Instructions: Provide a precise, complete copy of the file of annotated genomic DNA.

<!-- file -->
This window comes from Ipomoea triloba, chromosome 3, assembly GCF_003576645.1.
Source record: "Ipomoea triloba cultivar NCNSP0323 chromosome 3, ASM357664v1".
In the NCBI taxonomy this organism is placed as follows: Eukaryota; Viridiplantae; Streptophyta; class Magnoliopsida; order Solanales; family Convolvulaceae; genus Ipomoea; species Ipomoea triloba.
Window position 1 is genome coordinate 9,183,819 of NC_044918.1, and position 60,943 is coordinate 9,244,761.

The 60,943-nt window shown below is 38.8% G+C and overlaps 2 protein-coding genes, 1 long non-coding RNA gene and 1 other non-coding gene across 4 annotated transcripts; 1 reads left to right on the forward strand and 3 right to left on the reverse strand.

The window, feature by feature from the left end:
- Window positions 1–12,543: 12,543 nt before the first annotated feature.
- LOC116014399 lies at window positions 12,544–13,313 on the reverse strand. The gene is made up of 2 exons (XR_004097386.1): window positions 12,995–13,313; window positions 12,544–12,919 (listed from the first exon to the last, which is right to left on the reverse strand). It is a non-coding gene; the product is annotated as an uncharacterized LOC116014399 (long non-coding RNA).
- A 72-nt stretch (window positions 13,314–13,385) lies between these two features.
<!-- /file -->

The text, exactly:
This window comes from Ipomoea triloba, chromosome 3, assembly GCF_003576645.1.
Source record: "Ipomoea triloba cultivar NCNSP0323 chromosome 3, ASM357664v1".
In the NCBI taxonomy this organism is placed as follows: Eukaryota; Viridiplantae; Streptophyta; class Magnoliopsida; order Solanales; family Convolvulaceae; genus Ipomoea; species Ipomoea triloba.
Window position 1 is genome coordinate 9,183,819 of NC_044918.1, and position 60,943 is coordinate 9,244,761.

The 60,943-nt window shown below is 38.8% G+C and overlaps 2 protein-coding genes, 1 long non-coding RNA gene and 1 other non-coding gene across 4 annotated transcripts; 1 reads left to right on the forward strand and 3 right to left on the reverse strand.

The window, feature by feature from the left end:
- Window positions 1–12,543: 12,543 nt before the first annotated feature.
- LOC116014399 lies at window positions 12,544–13,313 on the reverse strand. The gene is made up of 2 exons (XR_004097386.1): window positions 12,995–13,313; window positions 12,544–12,919 (listed from the first exon to the last, which is right to left on the reverse strand). It is a non-coding gene; the product is annotated as an uncharacterized LOC116014399 (long non-coding RNA).
- A 72-nt stretch (window positions 13,314–13,385) lies between these two features.